The idyllic town of Baia Mare in Romania hit the headlines in the June of 2011 when the mayor had an
apartment block in Horea Street where Gypsies live separated off from the town by a two metre wall.
Then one year later, Romany people began to be evicted from Craica, an illegally built slum on the
edge of the town.
The one hundred families kicked out so far have been compelled to move either to the premises of
a chemical plant recently closed because of environmental pollution (Cuprom), or to the apartment
block enclosed by the wall. Their evacuated shacks have been bulldozed to the ground.
The remaining residents of Craica have a choice: either lead pollution, or rats in the Horea Street
apartment block. They fear for their squalid homes, in danger of demolition, or for their children,
exposed to everyday violence in the new ghettos.
The mayor has made it clear: eradication of the slums of Craica is just the first step. The goal is to get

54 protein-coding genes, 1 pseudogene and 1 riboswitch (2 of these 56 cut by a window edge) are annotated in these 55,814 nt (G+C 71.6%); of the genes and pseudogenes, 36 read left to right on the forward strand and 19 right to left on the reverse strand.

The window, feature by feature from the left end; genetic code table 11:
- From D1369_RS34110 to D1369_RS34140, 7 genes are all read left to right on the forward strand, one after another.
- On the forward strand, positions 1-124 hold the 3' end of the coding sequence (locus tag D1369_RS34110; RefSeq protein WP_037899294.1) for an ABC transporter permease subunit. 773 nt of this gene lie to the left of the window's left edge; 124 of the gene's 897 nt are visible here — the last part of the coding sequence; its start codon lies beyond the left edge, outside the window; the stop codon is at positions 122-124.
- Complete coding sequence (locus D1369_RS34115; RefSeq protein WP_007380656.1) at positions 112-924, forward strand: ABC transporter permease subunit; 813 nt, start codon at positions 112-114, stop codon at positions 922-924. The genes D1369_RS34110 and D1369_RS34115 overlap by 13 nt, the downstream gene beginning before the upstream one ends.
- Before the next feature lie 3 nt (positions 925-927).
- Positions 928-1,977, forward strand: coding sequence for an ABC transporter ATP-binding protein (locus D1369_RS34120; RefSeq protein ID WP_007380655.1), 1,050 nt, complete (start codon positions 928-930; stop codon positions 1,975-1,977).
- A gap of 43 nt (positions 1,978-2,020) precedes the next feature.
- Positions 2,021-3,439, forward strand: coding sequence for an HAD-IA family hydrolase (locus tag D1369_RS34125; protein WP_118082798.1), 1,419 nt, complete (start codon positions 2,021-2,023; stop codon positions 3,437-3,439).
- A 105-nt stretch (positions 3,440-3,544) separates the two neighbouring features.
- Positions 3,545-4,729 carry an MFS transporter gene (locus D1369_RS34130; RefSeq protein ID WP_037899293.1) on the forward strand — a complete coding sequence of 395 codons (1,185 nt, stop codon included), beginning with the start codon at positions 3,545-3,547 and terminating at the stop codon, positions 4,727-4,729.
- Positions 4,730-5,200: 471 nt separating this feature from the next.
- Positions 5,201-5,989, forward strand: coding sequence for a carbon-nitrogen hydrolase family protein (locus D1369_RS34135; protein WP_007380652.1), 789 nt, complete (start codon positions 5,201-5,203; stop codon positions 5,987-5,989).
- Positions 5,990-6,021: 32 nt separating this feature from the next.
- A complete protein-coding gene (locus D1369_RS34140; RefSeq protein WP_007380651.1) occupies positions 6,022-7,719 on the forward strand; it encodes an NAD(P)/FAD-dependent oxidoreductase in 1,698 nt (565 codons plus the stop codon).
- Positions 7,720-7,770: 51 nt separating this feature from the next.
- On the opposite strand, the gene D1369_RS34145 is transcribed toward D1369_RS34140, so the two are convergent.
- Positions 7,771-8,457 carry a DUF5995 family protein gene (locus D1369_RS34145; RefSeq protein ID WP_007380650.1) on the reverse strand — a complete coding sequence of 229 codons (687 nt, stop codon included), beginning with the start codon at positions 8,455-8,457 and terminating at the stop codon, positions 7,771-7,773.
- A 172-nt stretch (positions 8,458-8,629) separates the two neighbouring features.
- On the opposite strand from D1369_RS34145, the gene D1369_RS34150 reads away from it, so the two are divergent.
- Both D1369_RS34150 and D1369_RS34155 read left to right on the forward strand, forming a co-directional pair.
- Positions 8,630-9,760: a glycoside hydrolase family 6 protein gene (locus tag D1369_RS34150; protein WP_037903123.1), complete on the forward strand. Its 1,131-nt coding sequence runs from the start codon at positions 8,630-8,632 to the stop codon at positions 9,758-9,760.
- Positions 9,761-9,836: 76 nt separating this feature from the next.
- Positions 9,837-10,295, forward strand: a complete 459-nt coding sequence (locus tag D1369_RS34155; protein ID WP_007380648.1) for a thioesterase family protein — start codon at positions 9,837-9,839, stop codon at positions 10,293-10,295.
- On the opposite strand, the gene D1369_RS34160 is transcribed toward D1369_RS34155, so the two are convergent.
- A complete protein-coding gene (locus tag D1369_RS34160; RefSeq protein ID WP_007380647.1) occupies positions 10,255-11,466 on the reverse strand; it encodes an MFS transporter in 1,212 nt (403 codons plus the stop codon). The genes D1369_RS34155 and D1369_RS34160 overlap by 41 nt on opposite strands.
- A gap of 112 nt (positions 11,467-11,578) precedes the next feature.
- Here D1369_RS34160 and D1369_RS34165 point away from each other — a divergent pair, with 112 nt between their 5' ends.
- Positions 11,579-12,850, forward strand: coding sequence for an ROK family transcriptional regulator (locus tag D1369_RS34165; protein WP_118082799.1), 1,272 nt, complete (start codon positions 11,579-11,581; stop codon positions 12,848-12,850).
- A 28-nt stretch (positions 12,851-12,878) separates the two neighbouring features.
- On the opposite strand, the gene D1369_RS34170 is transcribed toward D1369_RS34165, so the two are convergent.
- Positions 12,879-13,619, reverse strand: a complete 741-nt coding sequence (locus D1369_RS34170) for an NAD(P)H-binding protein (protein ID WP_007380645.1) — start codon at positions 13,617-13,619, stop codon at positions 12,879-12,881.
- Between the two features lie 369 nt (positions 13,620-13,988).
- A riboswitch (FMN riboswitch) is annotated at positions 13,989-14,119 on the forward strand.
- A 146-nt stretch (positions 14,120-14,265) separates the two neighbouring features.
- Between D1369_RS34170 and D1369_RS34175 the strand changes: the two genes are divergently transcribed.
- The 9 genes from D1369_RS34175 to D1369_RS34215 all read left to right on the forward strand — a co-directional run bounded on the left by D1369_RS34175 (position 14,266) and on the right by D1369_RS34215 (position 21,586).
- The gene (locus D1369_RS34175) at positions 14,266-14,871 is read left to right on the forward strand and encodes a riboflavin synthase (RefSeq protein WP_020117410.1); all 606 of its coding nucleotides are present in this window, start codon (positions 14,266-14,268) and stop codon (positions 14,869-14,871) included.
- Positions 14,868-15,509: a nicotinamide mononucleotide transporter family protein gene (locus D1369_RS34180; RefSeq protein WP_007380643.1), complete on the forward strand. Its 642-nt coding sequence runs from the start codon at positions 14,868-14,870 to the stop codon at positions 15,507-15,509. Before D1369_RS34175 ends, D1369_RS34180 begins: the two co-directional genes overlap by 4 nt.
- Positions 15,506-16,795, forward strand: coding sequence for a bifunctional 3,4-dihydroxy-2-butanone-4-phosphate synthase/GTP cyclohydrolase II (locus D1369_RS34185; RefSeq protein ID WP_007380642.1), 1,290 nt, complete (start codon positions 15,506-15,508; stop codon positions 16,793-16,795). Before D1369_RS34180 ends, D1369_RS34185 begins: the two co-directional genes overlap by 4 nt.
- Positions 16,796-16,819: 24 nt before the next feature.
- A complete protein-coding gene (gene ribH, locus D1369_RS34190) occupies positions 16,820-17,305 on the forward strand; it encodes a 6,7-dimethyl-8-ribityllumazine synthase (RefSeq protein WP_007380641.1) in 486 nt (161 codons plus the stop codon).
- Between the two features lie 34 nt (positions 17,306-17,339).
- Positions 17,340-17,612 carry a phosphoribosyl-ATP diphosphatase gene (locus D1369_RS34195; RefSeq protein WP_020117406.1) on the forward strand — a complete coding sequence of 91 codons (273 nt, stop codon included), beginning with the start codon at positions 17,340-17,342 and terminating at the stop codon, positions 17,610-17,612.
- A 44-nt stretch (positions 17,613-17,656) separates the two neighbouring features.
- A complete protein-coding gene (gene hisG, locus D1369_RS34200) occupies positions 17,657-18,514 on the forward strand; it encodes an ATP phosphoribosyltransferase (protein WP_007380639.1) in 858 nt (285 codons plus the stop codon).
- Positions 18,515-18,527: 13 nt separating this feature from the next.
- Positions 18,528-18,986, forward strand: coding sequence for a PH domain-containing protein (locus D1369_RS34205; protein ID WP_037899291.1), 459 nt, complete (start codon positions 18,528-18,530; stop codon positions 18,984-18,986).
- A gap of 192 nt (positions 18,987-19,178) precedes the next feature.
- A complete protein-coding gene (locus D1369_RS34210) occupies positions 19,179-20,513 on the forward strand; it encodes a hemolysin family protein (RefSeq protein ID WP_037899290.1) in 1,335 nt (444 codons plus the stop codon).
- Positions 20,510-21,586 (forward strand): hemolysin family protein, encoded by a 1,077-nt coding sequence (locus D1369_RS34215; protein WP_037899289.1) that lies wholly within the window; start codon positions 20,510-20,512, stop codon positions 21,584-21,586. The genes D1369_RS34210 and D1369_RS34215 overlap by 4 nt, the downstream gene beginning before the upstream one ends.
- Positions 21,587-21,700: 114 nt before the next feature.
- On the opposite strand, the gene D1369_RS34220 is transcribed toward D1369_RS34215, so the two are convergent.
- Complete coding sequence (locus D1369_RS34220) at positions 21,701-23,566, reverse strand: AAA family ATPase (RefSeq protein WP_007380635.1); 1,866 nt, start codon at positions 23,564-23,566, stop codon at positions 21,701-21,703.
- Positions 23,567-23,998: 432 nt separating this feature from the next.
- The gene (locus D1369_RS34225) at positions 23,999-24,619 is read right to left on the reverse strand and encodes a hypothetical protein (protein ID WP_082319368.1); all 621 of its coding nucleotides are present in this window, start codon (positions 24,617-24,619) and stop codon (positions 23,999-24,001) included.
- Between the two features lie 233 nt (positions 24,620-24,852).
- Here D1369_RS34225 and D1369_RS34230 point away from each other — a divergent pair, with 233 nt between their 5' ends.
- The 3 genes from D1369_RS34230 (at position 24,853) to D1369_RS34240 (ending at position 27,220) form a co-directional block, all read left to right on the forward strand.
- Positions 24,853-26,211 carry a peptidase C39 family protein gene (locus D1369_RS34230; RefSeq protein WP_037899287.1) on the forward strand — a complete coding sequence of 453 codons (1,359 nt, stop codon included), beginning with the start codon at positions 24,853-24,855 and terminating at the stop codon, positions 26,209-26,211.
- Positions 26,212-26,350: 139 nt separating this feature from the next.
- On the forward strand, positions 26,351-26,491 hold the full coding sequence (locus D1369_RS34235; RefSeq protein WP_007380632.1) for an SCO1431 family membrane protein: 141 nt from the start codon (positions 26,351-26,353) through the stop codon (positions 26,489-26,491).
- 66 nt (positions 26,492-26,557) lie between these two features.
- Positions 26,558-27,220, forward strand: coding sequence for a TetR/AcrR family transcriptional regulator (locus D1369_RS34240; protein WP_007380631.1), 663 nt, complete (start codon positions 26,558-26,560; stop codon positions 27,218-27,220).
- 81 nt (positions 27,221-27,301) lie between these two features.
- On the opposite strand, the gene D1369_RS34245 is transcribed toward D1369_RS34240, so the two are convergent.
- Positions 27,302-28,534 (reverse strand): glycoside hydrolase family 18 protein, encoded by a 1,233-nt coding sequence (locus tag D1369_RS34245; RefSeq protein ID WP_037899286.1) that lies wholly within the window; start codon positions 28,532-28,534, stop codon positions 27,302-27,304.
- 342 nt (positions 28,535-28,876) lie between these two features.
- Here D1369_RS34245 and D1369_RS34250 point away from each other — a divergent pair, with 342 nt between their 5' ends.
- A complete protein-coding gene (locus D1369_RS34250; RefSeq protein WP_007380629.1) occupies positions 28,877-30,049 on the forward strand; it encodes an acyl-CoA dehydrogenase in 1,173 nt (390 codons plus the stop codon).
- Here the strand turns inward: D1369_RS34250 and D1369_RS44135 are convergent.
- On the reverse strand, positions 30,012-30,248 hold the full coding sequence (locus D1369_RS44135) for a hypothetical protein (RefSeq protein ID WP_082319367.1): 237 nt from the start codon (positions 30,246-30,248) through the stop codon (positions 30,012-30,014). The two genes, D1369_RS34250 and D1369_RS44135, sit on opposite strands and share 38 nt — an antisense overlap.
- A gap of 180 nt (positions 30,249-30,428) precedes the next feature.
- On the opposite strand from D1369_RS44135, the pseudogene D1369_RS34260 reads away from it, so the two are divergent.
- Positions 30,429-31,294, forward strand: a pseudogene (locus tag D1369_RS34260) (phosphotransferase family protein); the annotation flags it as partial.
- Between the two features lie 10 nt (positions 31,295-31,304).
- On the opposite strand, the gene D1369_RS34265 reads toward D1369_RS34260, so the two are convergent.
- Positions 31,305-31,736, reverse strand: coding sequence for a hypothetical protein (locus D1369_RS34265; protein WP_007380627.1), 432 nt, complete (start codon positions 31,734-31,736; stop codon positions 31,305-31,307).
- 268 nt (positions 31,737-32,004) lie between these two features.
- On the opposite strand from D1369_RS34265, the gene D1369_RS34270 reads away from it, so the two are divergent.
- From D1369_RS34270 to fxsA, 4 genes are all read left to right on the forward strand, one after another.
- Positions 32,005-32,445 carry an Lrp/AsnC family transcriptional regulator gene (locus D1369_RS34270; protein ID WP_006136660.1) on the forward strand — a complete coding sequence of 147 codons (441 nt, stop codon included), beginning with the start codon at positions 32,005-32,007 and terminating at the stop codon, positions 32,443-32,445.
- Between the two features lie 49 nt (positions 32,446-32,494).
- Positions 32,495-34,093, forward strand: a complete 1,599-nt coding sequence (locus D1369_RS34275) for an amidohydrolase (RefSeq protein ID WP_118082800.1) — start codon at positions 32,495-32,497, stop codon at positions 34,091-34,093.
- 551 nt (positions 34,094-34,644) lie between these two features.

rid of these families, so in the spring of 2013 they will also be evicted from the town.
The legal services protest in vain: Catalin Chereches, the most popular local politician in the country,
was re-elected by the residents of the town with a sweeping majority in the June of 2012.
The projection mapping "bioluminescent forest" is made by artists Friedrich van Schoor and Tarek Mawad.
The artists spent six weeks in the forest fascinated by the silence and natural occurrences in nature, especially the phenomenon "bioluminescence". They personified the forest to accentuate the natural beauty by creating luring luminescent plants and glowing magical mushrooms that speaks volumes to any visitor that enters the minds of the artists through viewing "bioluminescent forest".